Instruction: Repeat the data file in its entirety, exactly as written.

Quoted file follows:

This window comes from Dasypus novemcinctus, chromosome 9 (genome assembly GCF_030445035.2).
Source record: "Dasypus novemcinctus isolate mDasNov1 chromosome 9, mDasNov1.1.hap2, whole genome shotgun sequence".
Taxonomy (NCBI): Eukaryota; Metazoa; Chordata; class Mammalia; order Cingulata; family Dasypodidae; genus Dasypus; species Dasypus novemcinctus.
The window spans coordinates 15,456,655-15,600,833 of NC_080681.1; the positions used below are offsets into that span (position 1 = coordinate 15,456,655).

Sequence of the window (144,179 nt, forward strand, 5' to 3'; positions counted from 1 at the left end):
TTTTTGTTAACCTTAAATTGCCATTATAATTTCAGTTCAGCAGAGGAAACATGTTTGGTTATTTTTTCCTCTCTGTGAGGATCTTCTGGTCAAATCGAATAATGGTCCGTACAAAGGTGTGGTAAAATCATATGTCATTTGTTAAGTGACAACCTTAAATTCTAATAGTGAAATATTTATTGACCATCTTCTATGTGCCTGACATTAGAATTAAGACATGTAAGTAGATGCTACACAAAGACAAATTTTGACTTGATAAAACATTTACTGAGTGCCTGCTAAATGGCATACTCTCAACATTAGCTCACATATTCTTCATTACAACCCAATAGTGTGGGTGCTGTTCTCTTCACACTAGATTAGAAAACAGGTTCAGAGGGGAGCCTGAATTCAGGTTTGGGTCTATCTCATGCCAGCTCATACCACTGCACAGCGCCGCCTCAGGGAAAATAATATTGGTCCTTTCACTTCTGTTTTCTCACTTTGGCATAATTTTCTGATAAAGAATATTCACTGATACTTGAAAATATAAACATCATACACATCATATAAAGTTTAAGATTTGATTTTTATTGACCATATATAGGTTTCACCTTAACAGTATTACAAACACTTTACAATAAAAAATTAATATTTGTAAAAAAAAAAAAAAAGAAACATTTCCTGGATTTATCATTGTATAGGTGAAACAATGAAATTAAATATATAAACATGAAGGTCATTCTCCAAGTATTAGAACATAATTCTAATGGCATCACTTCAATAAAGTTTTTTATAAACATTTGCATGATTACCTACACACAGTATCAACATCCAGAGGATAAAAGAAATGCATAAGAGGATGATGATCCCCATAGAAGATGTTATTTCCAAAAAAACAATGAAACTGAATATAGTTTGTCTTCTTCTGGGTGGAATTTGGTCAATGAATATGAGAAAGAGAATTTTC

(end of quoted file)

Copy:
This window comes from Dasypus novemcinctus, chromosome 9 (genome assembly GCF_030445035.2).
Source record: "Dasypus novemcinctus isolate mDasNov1 chromosome 9, mDasNov1.1.hap2, whole genome shotgun sequence".
Taxonomy (NCBI): Eukaryota; Metazoa; Chordata; class Mammalia; order Cingulata; family Dasypodidae; genus Dasypus; species Dasypus novemcinctus.
The window spans coordinates 15,456,655-15,600,833 of NC_080681.1; the positions used below are offsets into that span (position 1 = coordinate 15,456,655).

Sequence of the window (144,179 nt, forward strand, 5' to 3'; positions counted from 1 at the left end):
TTTTTGTTAACCTTAAATTGCCATTATAATTTCAGTTCAGCAGAGGAAACATGTTTGGTTATTTTTTCCTCTCTGTGAGGATCTTCTGGTCAAATCGAATAATGGTCCGTACAAAGGTGTGGTAAAATCATATGTCATTTGTTAAGTGACAACCTTAAATTCTAATAGTGAAATATTTATTGACCATCTTCTATGTGCCTGACATTAGAATTAAGACATGTAAGTAGATGCTACACAAAGACAAATTTTGACTTGATAAAACATTTACTGAGTGCCTGCTAAATGGCATACTCTCAACATTAGCTCACATATTCTTCATTACAACCCAATAGTGTGGGTGCTGTTCTCTTCACACTAGATTAGAAAACAGGTTCAGAGGGGAGCCTGAATTCAGGTTTGGGTCTATCTCATGCCAGCTCATACCACTGCACAGCGCCGCCTCAGGGAAAATAATATTGGTCCTTTCACTTCTGTTTTCTCACTTTGGCATAATTTTCTGATAAAGAATATTCACTGATACTTGAAAATATAAACATCATACACATCATATAAAGTTTAAGATTTGATTTTTATTGACCATATATAGGTTTCACCTTAACAGTATTACAAACACTTTACAATAAAAAATTAATATTTGTAAAAAAAAAAAAAAAGAAACATTTCCTGGATTTATCATTGTATAGGTGAAACAATGAAATTAAATATATAAACATGAAGGTCATTCTCCAAGTATTAGAACATAATTCTAATGGCATCACTTCAATAAAGTTTTTTATAAACATTTGCATGATTACCTACACACAGTATCAACATCCAGAGGATAAAAGAAATGCATAAGAGGATGATGATCCCCATAGAAGATGTTATTTCCAAAAAAACAATGAAACTGAATATAGTTTGTCTTCTTCTGGGTGGAATTTGGTCAATGAATATGAGAAAGAGAATTTTC